prescription drug prices

Florida sent federal officials a detailed plan for how the state proposes to safely import prescription drugs from Canada and other countries on Friday.

The Trump administration has dropped one of the meatiest portions of its plan to reduce drug prices.

The Department of Health and Human Services said it will no longer pursue a rule that would have prohibited the payment of certain rebates on drugs in Medicare Part D and Medicaid plans.

The idea was to target the middlemen, pharmacy benefit managers, whose negotiations with drugmakers and insurers influence the costs consumers pay for drugs.

The Money And Politics Of Prescription Drugs: What You Need To Know

May 8, 2019
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If there’s one area of health care where Republicans and Democrats might strike a deal, it’s prescription drugs. 

House Approves Canadian Drug Imports

Apr 12, 2019
Pharmacy Technician amongst two shelves of prescription pills.
Daylina Miller/Health News Florida

Drugs from Canada could be imported into Florida if the federal government agrees, under a bill that passed the state House on Thursday. 

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Governor Ron DeSantis says it might take some time before Florida patients can get prescription drugs from Canada through a program he announced last week. That’s because some federal agencies are still concerned with the availability and quality of these drugs. 

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A look at one of President Donald Trump's statements from his State of the Union address on Tuesday night and how it compares with the facts: 

Drug-Pricing Policies Find New Momentum As ‘A 2020 Thing’

Jan 25, 2019
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The next presidential primary contests are more than a year away. But presumed candidates are already trying to stake a claim to one of health care’s hot-button concerns: surging prescription drug prices.

“This is a 2020 thing,” said Dr. Peter Bach, who directs the Center for Health Policy and Outcomes at Memorial Sloan Kettering Cancer Center in New York and tracks drug-pricing policy.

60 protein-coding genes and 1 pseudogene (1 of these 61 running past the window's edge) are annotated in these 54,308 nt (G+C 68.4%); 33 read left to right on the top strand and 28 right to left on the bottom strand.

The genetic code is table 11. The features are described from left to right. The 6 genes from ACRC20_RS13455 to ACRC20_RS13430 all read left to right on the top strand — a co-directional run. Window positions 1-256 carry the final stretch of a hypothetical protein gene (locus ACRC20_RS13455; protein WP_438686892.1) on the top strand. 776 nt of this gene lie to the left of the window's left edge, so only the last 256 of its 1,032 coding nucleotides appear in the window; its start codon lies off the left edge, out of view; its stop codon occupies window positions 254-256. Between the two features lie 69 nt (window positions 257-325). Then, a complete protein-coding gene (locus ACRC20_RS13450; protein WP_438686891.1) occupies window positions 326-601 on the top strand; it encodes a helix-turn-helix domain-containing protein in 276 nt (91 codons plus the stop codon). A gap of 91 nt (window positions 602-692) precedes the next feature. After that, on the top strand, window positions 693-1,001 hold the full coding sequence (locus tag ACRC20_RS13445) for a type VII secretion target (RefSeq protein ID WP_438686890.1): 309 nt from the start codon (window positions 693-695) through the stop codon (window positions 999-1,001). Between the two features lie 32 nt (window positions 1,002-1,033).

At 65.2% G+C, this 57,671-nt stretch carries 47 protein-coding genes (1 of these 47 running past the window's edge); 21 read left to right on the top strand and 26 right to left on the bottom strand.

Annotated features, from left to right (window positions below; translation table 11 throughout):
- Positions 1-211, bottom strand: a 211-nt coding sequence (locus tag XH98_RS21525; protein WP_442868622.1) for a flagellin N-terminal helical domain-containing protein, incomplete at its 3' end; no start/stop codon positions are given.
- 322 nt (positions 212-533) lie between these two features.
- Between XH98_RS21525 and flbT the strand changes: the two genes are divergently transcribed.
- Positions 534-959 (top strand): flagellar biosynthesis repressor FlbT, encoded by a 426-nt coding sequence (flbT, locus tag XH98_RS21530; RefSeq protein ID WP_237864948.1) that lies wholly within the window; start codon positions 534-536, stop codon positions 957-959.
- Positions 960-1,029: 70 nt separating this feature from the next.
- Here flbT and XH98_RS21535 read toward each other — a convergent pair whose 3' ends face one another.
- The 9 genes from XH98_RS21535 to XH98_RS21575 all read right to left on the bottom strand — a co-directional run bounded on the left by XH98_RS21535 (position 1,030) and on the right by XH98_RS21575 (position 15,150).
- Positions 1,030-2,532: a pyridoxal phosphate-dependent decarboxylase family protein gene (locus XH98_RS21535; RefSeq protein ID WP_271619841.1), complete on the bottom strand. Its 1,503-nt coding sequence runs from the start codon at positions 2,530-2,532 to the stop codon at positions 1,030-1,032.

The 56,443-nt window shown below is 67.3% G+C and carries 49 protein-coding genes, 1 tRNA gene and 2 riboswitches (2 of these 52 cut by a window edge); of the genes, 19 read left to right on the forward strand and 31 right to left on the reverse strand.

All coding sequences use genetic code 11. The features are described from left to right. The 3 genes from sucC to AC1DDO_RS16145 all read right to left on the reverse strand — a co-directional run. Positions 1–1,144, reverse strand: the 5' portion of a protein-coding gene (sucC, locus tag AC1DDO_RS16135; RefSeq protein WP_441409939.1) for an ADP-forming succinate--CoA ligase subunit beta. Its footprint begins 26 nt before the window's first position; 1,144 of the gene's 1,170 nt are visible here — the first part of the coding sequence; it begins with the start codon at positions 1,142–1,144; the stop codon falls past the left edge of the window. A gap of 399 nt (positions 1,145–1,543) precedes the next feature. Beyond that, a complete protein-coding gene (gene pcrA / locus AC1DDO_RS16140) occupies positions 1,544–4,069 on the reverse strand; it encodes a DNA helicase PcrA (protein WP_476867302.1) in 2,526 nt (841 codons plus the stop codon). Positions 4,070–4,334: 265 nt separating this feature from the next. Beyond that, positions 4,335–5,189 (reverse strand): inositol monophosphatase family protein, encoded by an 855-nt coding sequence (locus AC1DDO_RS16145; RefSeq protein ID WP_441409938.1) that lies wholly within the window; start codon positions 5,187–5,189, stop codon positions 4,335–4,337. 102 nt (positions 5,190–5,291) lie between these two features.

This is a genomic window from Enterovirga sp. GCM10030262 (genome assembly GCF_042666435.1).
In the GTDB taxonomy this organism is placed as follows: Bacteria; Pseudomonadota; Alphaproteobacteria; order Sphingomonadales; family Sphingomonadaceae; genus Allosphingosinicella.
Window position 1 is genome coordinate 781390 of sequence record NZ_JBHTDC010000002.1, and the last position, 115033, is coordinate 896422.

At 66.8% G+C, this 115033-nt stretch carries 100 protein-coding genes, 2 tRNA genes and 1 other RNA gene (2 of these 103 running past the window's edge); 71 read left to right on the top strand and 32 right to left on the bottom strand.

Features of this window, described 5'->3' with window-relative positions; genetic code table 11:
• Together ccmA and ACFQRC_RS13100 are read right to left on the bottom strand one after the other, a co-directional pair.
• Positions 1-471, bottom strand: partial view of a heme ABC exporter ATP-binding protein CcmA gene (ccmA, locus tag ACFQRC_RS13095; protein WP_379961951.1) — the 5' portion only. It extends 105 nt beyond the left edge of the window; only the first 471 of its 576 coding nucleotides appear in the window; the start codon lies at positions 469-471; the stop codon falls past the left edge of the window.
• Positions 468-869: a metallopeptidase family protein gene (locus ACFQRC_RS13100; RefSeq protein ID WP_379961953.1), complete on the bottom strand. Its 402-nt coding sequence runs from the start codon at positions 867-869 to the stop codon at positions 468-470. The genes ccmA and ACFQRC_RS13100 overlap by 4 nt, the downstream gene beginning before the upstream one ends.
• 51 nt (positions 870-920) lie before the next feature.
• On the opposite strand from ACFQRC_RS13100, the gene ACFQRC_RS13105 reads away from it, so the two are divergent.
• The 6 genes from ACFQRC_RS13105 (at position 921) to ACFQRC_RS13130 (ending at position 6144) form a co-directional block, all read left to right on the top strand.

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Less than two weeks before the midterm elections, President Donald Trump has announced a plan to lower prices for some prescription drugs, saying it would stop unfair practices that force Americans to pay much more than people in other countries for the same medications.

When Anne Soloviev went to Braun Dermatology and Skin Cancer Center in Washington, D.C., for her semiannual dermatology checkup in early January, the physician assistant diagnosed fungus in two of her toenails.

Soloviev hadn't complained about her toenails or even noticed a problem.

But the physician assistant offered a solution anyway. She called in a prescription for an antifungal medicine to a specialty pharmacy with mail-order services that would send it to Soloviev's Capitol Hill home.

Facing bipartisan hostility over high drug prices in an election year, the pharmaceutical industry's biggest trade group boosted revenue by nearly a fourth in 2016 and spread the millions collected among hundreds of lobbyists, politicians and patient groups, new filings show.

Insurers, hospitals and health advocates are waiting for Gov. Jerry Brown to deal the drug lobby a rare defeat, by signing legislation that would force pharmaceutical companies to justify big price hikes on drugs in California.

When teaching hospitals put pharmaceutical sales representatives on a shorter leash, their doctors tended to order fewer promoted brand-name drugs and used more generic versions instead, a study published Tuesday in JAMA, the journal of the American Medical Association, shows.

Drug companies could be forgiven if they're confused about whether President Trump thinks the government should get involved in negotiating the price of prescription drugs for Medicare patients.

Just a few days before Trump was sworn in, he said the pharmaceutical industry was "getting away with murder" in the way it prices medicine, and he promised to take the industry on. It was a promise he'd made repeatedly on the campaign trail.

Editor's note: Updated at 9:20 am ET to include Mylan's announcement that it will reimburse consumers for some of their out-of-pocket costs.

EpiPens are in your friend's purse and your kid's backpack. The school nurse has a few, as does Grandma.

The medicine inside — epinephrine — has been around forever, and the handy gadget that injects it into your leg is not particularly new either.

Prescription drug prices continue to climb, putting the pinch on consumers. Some older Americans appear to be seeking an alternative to mainstream medicines that has become easier to get legally in many parts of the country. Just ask Cheech and Chong.